A New Right-Hand Man?
Crack! I felt my knees smack the pavement. There was a shudder and then pain. It shot through me so intensely I was at a loss at how to respond. A youngish man stopped and asked if I needed help. I shook my head, wincing. He bent down and asked again. I just wished he’d disappear. He did. The pain didn’t. It blew up my kneecaps and dragged tears to my eyes. I still managed to stand up and walk on down the street though. But all I could think about was how long it would take me to recover. I have so many things to do, after all!
That I managed an accident while walking along an urban high street is ironic. It didn’t happen hanging off a ladder, or lobbing rocks around, or chainsaw in hand. It happened down there on a pedestrian crossing, in the land of concrete and curbs. Smack. Bang. Ouch!
That evening I rubbed castor oil gently into my knees for the bruising. As I reclined on my bed, I raised my legs up and hoped for the best.
In two days I was back on my feet, which isn’t so surprising I suppose. I’ve never broken a bone in my life, not that it’s for the want of trying. For those who’ve seen the movie Unbreakable, that’s a little how I am too. I’ve been hit by cars, and have literally bounced off the bumper, before standing up and walking away. I crashed a motorbike at 90kph in the middle of a Turkish town once too. I remember sliding with it a small way, before pulling myself out from under it. Feeling terribly stupid, I sprang to my feet, and shooed off the bystanders rushing to scrape me off the tarmac. I remember a policeman staring at me in disbelief. “Are you sure you’re all right, hanımefendi?” I saw myself in his Ray-Bans. All I had was a graze, and a red face from embarrassment.
Reality is what it is though. This is 2021 and I’m no spring chicken any more, he he. My knees healed fast, but soon after everything else started to ache. My hips and back groaned and tightened. Then the fatigue set in. The weather didn’t help. It has been cold up here, the nights keen and starlit, the days edged with an inclement chilliness. One morning as I yanked myself from my bed, the exhaustion dragged at my bones like the claws of the dead. Extreme tiredness often has the ring of mortality to it. How annoying to be reminded I’m not superhuman after all.
I stepped out of my chicken coop one brisk morning, the sunlight illuminating the freshly opening ash leaves. They looked like stained glass windows. My kitchen was a chapel. As I tiptoed toward it in my pyjamas, I sensed I was heading to some kind of confession. On the left the barn stared guiltily up at me, the “corner of woe” was trying to hide but failing. This part of the barn is built into (and from) the rock of the land. It’s all but submerged, which means it needed a fair bit of “work”. Pausing, I gawked at the mess. I’d managed a bit of mortaring, and a bit of landscaping, but there were rocks all over the place. Rainwater tanks had to be installed, a new wall built, guttering, and a roof extension...
A hawkish breeze ran over my arms. I shivered. Every one of these jobs was uninspiring. They were uncreative functional necessities. Looking for a place to start, a number one on my to-do list, my motivation froze over so completely you could have ice-skated on it. This always happens at a certain point in builds or big endeavours, and is often termed the kitchen sink of the project. From where I was stood, shivering in my PJs on the upper bank of my land, this particular kitchen sink had distended into some scum-filled nightmare from a student flat-share. It was a monstrosity crammed full of cornflake-encrusted crockery and extinguished cigarette butts. Many stumble and fall at this juncture. Hey, I already had!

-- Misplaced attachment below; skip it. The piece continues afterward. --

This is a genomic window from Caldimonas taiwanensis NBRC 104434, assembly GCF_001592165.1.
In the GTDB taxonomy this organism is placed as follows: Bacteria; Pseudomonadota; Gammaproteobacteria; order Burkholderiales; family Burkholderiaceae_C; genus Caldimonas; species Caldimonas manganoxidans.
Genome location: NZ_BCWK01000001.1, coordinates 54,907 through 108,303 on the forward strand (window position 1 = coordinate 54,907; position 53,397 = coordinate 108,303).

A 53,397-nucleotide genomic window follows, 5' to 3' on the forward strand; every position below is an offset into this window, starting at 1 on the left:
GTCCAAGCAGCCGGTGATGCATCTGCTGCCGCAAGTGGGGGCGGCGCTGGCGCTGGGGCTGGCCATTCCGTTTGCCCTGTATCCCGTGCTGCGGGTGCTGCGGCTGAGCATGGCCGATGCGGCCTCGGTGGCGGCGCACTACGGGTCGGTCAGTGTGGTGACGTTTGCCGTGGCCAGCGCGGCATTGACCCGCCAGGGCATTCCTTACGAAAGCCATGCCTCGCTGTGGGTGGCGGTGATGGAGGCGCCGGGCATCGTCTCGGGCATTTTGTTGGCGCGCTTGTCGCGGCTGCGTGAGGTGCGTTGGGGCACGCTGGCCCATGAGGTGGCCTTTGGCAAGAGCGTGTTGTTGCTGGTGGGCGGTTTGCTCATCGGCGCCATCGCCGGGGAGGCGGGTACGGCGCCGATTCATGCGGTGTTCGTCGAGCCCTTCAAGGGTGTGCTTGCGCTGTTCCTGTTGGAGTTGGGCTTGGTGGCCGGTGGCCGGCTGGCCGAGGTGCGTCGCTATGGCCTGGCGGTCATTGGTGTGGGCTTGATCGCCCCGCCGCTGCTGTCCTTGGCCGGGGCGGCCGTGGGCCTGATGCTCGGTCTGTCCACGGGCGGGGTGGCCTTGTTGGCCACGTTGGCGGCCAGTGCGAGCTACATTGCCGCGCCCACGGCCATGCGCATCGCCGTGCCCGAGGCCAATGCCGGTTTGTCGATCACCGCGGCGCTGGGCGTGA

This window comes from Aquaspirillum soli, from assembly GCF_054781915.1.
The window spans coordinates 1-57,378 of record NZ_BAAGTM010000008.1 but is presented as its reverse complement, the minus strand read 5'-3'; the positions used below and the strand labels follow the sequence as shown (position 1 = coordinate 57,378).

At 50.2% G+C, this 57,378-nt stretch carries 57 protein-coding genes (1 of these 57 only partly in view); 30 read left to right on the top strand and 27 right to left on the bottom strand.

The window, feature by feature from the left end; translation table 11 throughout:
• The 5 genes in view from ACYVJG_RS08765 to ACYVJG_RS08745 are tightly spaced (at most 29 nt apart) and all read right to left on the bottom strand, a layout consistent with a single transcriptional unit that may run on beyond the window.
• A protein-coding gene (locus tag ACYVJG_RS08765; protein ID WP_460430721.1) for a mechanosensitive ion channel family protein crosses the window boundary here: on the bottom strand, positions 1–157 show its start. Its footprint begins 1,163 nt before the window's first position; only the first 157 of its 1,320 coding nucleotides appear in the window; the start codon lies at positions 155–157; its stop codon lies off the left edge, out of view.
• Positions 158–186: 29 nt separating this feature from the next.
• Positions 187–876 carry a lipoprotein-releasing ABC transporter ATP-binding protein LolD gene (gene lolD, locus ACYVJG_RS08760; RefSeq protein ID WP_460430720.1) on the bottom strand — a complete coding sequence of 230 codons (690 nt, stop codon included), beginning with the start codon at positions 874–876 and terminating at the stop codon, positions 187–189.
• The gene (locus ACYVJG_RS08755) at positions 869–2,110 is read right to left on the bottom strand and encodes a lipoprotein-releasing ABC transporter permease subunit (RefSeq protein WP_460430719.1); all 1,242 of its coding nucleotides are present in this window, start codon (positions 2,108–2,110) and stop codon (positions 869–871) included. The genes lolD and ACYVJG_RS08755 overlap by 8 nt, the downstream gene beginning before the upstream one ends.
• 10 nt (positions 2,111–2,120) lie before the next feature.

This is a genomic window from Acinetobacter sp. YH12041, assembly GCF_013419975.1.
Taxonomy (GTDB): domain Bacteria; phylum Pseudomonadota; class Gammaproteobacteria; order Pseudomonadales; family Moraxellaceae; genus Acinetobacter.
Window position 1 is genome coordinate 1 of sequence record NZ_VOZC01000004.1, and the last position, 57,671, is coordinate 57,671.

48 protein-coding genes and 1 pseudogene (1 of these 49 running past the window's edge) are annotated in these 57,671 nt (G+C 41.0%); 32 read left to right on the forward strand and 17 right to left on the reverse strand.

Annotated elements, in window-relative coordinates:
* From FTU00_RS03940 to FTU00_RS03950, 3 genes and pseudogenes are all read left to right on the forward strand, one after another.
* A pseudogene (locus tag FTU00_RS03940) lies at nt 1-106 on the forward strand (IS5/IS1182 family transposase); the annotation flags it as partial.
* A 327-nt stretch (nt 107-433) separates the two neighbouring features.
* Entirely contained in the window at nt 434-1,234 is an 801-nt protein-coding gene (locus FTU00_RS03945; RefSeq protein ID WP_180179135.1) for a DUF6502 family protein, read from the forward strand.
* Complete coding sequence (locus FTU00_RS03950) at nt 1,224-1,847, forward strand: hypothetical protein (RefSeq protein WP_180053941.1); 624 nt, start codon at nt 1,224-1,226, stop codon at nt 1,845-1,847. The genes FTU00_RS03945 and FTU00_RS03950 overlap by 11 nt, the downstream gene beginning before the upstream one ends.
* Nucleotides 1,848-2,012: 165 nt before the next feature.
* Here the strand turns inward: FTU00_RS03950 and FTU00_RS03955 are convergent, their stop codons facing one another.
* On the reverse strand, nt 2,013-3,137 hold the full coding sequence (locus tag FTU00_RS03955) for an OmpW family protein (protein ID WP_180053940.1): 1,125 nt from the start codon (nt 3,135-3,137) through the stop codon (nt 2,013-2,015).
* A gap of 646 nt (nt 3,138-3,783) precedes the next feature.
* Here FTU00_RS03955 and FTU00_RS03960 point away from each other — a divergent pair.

The wind picked up. I heard it rumble in from the east. It rolled over the hills and into my land where it turned the ash branches into percussion instruments. The trees were speaking. I closed my eyes and listened. “Just get help in,” they chuckled. “There’s plenty of it around.” I realised in that moment the Lone Ranger was going to have to get off her rather high horse.
That evening I called Jose Manuel.
“Buenas!” A voice called through the gate, followed by the tap of a walking stick. And then a portly man with a brimmed hat and a rucksack pushed the gate open.
Jose Manuel was the stonemason. I’d already worked with him on my stone wall (or rather been the stooge). He’d said I could call him back any time I needed help. So I had. Dropping his rucksack on the dirt, he pulled up a chair. It was far too small for him, he’s a big guy after all, and he perched on it awkwardly trying to maintain his balance.
“Quieres un cafe?” I held the coffee pot up.
“Si!” He grinned, then pulled out a tape measure and a mason’s hammer, resting them on the table. Peering over at the two IBC tanks that were now clinging to the slope behind the barn, he nodded. “Hmm. We’re making a place for them, huh?”
“I hope so.”
“Did you build any walls while I was away? Now that you know how to do it.” He winked a little wickedly.
“Not really.” Sheepish, I sank my head into my shoulders. “But I did do a good job repairing the back of the barn. I’ll show you.”
Jose Manuel levered himself up and ambled down to have a gander, coffee cup in hand. But then he was an ambling kinda fella. Definitely not a man of haste. Running his spare hand over my stone and mortar work, the mason nodded.
“Not bad. I’d probably take you on as apprentice.”
“What do you mean, probably!” I drew myself up to reach his shoulder. “Tuh! I think I did very well!”
Jose Manuel chortled, and his belly chortled with him. Suddenly I was reminded of someone I’ve missed for a long long while. I used to jest with Celal like this back on Mud Mountain in Turkey. Ah Celal, my right-hand man. Had I found a new helping hand at last?
As Jose Manuel moseyed down along the corner of woe to where the tanks were supposed to go, I smiled. You couldn’t imagine two more anatomically diametric men. Celal had been tiny, all sinew and worry lines. Jose Manuel, on the other hand, was a Spanish-speaking Shrek. A gentle, unpanickable giant with a propensity to knock things over quite a lot.